Edited By Anita Auer, Daniel Schreier, and Richard J. Watts
This book "challenges the assumption that there is only one 'legitimate' and homogenous form of English or of any other language" and "supports the view of different/alternative histories of the English language and will appeal to readers who are skeptical of 'standard' language ideology."
Converging Approaches and Challenges, Proceedings of the 7th International and 11th National Conference of the Association of Teachers of English of the Czech Republic (ATECR)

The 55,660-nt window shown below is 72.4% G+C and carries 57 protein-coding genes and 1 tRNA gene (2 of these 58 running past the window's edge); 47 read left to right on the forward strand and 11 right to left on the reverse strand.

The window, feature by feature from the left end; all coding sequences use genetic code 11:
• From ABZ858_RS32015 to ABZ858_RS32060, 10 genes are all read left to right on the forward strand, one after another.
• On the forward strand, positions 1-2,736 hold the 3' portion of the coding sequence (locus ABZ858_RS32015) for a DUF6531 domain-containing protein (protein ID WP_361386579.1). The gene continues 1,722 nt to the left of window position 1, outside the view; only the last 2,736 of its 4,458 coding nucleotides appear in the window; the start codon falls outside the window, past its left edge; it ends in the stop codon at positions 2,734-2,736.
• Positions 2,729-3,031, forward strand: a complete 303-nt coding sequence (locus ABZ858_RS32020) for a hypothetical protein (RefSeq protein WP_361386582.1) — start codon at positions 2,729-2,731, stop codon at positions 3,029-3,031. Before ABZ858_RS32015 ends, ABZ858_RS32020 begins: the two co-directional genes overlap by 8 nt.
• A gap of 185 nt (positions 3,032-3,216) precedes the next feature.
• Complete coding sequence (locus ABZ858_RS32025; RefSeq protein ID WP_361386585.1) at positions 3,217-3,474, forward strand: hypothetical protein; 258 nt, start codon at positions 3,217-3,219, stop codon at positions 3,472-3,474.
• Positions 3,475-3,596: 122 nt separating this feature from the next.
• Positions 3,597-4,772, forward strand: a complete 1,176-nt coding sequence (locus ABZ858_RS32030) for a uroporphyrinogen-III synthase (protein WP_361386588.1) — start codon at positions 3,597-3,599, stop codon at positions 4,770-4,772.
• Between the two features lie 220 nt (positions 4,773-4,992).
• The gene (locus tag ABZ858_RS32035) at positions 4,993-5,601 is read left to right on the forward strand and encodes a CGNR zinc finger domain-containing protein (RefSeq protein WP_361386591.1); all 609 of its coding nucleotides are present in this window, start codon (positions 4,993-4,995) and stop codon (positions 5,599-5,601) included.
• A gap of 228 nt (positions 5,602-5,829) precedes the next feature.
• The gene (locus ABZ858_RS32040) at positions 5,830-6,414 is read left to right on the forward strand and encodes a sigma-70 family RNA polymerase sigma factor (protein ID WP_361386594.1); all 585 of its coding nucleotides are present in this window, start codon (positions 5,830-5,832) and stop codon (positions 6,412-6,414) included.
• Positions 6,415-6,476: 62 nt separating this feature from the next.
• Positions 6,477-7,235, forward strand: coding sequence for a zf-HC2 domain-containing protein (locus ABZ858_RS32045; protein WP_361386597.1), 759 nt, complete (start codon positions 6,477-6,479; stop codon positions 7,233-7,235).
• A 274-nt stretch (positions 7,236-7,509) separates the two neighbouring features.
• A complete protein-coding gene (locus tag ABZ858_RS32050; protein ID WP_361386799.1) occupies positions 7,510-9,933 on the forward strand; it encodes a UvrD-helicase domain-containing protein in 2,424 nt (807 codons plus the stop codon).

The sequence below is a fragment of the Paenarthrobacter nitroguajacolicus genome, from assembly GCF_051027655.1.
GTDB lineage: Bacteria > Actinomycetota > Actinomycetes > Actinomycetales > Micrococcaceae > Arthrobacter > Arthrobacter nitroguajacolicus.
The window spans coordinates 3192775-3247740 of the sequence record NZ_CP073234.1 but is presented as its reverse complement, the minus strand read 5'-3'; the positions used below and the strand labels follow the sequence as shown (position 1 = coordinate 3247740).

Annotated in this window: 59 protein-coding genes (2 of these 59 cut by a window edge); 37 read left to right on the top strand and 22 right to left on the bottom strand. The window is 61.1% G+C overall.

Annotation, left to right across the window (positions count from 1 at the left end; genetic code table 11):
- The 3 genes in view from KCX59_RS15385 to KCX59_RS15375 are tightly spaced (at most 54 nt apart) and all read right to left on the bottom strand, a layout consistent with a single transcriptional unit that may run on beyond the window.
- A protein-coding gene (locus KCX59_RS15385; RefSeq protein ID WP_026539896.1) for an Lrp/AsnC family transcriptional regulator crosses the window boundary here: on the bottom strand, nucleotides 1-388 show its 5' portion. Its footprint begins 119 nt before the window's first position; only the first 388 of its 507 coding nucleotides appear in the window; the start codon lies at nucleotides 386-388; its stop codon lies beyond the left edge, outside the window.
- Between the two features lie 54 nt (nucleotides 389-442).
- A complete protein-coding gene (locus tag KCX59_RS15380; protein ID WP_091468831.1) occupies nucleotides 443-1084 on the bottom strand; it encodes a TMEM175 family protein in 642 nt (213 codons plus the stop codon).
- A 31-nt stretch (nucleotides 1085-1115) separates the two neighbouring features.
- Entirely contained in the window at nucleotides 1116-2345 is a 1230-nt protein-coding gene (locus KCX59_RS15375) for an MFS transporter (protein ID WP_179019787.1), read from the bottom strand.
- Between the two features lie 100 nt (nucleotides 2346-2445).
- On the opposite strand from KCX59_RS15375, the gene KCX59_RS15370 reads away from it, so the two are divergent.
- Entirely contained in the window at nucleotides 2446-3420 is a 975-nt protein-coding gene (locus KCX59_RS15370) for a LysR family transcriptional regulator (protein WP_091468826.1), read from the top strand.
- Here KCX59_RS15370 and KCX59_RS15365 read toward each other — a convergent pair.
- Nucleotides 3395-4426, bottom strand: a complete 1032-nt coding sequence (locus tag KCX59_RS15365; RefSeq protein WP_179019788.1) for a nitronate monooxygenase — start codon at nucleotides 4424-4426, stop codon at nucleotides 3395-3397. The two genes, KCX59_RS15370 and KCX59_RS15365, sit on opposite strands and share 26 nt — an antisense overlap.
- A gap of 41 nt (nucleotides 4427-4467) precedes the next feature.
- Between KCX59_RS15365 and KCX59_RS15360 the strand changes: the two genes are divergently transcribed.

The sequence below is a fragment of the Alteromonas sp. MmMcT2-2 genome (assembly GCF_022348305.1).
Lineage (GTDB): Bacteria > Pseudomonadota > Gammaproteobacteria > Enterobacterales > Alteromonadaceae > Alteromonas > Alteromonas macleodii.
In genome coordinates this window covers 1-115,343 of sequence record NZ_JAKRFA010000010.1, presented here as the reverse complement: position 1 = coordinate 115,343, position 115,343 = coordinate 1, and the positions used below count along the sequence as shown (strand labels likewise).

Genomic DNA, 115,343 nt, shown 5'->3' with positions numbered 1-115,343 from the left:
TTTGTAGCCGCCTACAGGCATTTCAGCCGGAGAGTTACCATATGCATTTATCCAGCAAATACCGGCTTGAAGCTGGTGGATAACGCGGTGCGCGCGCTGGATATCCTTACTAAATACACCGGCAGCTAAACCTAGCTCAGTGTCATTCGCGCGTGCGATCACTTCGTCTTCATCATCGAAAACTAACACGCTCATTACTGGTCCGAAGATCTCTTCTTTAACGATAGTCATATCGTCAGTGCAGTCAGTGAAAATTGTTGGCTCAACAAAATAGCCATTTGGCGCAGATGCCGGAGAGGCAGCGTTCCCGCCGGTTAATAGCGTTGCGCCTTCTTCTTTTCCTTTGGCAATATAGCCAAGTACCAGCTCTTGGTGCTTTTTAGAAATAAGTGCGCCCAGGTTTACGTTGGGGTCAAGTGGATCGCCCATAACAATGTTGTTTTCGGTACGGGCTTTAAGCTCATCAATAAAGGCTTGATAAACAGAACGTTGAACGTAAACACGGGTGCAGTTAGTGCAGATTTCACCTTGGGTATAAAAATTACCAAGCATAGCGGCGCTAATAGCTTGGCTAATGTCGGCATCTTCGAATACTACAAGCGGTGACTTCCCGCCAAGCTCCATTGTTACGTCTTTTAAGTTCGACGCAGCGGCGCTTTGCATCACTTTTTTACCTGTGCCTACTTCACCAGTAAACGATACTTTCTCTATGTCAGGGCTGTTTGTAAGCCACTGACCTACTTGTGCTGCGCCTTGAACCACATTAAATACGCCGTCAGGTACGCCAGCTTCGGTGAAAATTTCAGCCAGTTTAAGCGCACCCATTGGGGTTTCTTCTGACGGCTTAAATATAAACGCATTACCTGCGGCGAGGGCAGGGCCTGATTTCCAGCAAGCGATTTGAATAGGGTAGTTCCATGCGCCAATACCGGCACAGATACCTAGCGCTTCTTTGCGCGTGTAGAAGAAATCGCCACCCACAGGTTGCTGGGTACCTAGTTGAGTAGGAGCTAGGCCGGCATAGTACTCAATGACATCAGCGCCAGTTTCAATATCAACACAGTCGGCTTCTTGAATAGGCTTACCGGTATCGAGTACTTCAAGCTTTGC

This volume represents an outgrowth of the VIIth international ATECR conference, which brought together researchers and educators from fields as diverse as language teaching in a variety of contexts, corpus linguistics or literary studies. The contributions in this volume show - despite their diversity - a strong common denominator: to bundle efforts and unify parameters in order to optimize English Language Teaching as a world-wide endeavor. Thus, for our teaching it can only be beneficial when linguists talk to literary- minded teachers or methodology specialists investigate whether their theoretical underpinnings make their way into practice by talking to language instructors or language service providers. In general, the authors present a multifaceted picture of the English Language teaching context with themselves as practitioners but also as investigators and researchers at the same time. The research that reflects back on their teaching thus creates a force-feedback loop not only for the investigating scholar but also for the practicing instructor who reapplies his/her knowledge after failed or suboptimal attempts as evidenced by the data.